POWHATAN – After months of work and debate on the fiscal year (FY) 2020 Operating Budget, the Powhatan County Board of Supervisors approved the county’s portion last week with little fanfare.

During their meeting on Thursday, June 13, the supervisors unanimously approved the county portion of the budget, which totaled $36,371,346 net of transfers. The board had already approved the school division’s portion of the budget on May 9, which totaled $49,619,718. That is a combined total budget of $85,956,064 net of transfers.

While county administrator Ted Voorhees had presented the board with a balanced budget on March 4, a presentation a week later sparked debate about whether the county needed to hire more paid fire and rescue staff to provide adequate coverage. That presentation asked for $1.18 million in additional paid staff, which sparked debate and controversy in the weeks that followed.

In later meetings, conversations with the county’s volunteer firefighters considerably narrowed the fire and rescue requests down to those made by Companies 2 and 4: each asked to go from having a paid 12-hour firefighter shift on Monday to Friday to covering the position 24 hours a day, 365 days a week. Both for cost savings and because it takes time to hire new firefighters, the new positions will begin on Jan. 1, 2020, so the board only had to fund them for half a year in this budget.

These positions combined with additional staffing requested by the Powhatan County Rescue Squad added $525,845 to the budget. Other changes included funding a request for compensation for employees in the treasurer’s office who had been certified as Master Governmental Deputy Treasurers and funding a part-time employee for parks and recreation, said Charla Schubert, director of finance.

Funding $389,226 in new requests involved both a reassessment of revenues and some cuts to the budget in certain departments, Schubert said. The additional time the board took to work on the budget gave staff more time to review any supplemental real estate assessments due to new construction.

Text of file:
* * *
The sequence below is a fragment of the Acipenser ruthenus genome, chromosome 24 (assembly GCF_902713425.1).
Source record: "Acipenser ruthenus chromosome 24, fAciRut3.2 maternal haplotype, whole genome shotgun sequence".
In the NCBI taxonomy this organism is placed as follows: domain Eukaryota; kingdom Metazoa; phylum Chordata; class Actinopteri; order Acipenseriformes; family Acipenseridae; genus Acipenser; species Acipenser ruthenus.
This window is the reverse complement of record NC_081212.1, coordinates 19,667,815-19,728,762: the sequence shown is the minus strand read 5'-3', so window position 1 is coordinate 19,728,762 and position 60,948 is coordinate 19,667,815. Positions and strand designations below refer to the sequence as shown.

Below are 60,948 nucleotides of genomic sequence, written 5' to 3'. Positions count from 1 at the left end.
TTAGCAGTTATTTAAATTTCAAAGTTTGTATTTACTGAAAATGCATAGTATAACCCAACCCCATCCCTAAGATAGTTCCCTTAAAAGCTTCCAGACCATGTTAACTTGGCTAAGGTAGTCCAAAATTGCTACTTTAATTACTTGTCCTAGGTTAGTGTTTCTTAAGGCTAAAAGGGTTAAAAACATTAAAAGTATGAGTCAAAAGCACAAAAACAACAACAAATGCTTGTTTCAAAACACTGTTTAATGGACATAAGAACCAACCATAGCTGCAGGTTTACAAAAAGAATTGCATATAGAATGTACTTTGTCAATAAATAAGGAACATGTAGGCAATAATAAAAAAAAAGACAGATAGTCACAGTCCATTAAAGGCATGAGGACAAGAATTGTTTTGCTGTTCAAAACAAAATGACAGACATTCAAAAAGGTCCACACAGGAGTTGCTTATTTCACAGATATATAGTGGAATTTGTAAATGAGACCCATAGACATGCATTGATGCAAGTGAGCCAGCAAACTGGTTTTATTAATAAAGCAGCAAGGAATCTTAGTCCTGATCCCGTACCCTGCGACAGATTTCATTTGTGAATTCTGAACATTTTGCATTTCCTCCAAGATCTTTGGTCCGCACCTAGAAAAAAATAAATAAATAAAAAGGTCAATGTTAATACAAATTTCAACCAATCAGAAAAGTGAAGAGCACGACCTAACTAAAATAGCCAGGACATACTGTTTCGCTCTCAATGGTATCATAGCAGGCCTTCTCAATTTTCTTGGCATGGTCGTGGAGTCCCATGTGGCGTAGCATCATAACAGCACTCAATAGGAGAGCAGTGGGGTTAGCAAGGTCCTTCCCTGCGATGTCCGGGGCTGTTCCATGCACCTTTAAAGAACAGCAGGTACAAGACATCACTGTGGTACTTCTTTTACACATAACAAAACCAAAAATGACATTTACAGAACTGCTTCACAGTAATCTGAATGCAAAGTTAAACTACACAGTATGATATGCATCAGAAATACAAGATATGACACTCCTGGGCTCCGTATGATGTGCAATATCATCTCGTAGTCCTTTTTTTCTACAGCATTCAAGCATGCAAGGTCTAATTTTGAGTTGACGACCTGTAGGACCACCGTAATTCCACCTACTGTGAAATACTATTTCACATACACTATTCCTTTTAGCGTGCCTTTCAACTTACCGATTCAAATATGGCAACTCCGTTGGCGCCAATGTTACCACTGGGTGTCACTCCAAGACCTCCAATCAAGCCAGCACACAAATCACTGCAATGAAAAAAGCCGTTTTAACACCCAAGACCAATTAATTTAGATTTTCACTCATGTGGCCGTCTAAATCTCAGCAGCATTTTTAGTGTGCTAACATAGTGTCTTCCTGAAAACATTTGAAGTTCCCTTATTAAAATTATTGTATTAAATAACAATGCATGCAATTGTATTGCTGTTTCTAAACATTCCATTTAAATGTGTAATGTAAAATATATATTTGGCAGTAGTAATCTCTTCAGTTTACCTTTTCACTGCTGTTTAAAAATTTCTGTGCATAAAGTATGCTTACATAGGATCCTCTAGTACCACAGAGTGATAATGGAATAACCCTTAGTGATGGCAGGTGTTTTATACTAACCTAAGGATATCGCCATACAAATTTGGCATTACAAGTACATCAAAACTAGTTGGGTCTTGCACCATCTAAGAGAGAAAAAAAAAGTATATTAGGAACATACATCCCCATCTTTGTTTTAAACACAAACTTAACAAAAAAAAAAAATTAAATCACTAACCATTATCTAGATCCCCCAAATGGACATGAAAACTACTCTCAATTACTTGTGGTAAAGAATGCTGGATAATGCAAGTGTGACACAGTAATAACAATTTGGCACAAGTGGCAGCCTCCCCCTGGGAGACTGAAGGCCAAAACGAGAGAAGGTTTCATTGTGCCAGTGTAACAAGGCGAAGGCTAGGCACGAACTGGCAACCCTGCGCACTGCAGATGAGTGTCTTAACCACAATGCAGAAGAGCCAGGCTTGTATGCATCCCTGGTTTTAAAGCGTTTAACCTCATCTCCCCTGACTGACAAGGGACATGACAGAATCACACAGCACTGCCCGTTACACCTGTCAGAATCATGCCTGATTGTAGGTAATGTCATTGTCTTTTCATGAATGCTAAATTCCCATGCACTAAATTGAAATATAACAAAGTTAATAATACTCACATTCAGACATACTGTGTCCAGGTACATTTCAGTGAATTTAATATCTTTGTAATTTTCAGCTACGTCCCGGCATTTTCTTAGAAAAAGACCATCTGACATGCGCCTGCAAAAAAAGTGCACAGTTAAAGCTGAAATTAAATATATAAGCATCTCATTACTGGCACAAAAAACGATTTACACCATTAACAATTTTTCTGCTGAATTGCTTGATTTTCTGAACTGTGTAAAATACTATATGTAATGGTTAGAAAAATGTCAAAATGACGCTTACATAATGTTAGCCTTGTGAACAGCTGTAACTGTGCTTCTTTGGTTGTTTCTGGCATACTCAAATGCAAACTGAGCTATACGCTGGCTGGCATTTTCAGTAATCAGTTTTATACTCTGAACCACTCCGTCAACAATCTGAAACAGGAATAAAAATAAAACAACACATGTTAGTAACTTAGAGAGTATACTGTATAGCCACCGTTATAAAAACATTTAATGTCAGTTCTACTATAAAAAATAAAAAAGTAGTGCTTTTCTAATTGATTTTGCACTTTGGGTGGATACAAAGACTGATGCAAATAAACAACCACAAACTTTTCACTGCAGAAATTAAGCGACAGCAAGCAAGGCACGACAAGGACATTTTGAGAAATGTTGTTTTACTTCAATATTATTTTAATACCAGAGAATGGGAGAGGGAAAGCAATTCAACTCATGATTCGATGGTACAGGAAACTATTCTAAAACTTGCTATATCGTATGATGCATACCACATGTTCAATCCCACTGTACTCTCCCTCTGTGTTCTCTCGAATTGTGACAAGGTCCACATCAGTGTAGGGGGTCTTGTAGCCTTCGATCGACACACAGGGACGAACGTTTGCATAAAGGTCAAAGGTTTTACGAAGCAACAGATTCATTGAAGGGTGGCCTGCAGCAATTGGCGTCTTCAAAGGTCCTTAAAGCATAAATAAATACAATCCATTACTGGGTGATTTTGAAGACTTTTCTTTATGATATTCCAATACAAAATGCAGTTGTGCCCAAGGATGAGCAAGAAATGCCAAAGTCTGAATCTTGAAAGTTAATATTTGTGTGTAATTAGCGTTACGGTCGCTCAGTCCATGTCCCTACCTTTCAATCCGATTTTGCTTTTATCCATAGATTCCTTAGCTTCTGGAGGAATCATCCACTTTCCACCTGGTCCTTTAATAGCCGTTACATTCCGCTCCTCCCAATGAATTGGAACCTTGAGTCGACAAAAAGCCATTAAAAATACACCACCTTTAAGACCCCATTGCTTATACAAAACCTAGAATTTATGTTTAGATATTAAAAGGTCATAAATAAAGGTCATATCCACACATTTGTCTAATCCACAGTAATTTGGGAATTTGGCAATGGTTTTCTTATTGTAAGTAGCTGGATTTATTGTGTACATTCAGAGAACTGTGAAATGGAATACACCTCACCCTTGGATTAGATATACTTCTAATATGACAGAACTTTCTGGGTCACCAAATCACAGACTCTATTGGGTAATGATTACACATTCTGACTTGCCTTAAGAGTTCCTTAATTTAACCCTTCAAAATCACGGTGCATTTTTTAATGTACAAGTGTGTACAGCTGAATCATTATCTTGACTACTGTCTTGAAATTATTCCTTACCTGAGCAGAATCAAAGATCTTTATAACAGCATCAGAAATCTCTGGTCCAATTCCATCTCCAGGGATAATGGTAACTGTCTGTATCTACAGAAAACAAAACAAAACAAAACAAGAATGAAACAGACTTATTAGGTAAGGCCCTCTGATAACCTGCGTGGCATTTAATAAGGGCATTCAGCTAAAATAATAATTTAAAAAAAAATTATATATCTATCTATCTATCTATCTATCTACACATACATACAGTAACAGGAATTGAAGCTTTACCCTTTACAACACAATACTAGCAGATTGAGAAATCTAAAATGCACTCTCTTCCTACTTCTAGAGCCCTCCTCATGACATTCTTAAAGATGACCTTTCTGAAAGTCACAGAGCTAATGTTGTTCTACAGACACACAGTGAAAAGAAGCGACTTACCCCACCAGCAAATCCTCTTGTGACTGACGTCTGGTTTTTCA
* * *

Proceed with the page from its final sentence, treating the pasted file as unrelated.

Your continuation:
“I have to project out two years for personal property, so once the personal property book came out, I could compare that to my projection and we were able to make some tweaks on personal property,” she said.

In addition to reassessing revenues, staff made cuts to different departments ranging from $76 to $15,000, according to a spreadsheet she provided.

The resolution to pass the budget originally had language to also adopt the FY2020-2024 Five Year Capital Improvement Plan. David Williams, District 1, had the board separate the items at the beginning of the meeting.

He said he made that motion because several weeks earlier he had requested staff members give the board projections of how the CIP projects would impact the county’s debt capacity in each given year based on the projects and funding.

Carson Tucker, District 5, had gone a step further and asked about costs associated with the CIP projects – such as salaries for staff that would work at a new convenience center – and how those would impact the debt capacity.

Since the CIP is not required by state code to be adopted by a certain date, Williams asked to defer voting on it until the board could get that detailed information to make better decisions about what should realistically be on the list.

The county already knows what its debt schedule looks like and how it is supposed to staircase down each year as debt is paid off, he said. If you factor in a certain percentage the budget will grow each year, you can calculate how much debt is being proposed through the CIP and whether the county’s projected budget can handle it.

“Now you’ve got what your budget is, what your existing debt is, and then what is it you are going to layer in. … You need to know if the capacity is going to be there between what your proposed budget is going to be, where you are in your debt schedule, and then, if you layered this in, where will you be in relationship with your debt policy,” Williams said.

The board decided to defer action on the capital improvement plan until its meeting on July 29.

Laura McFarland may be reached at Lmcfarland@powhatantoday.com.

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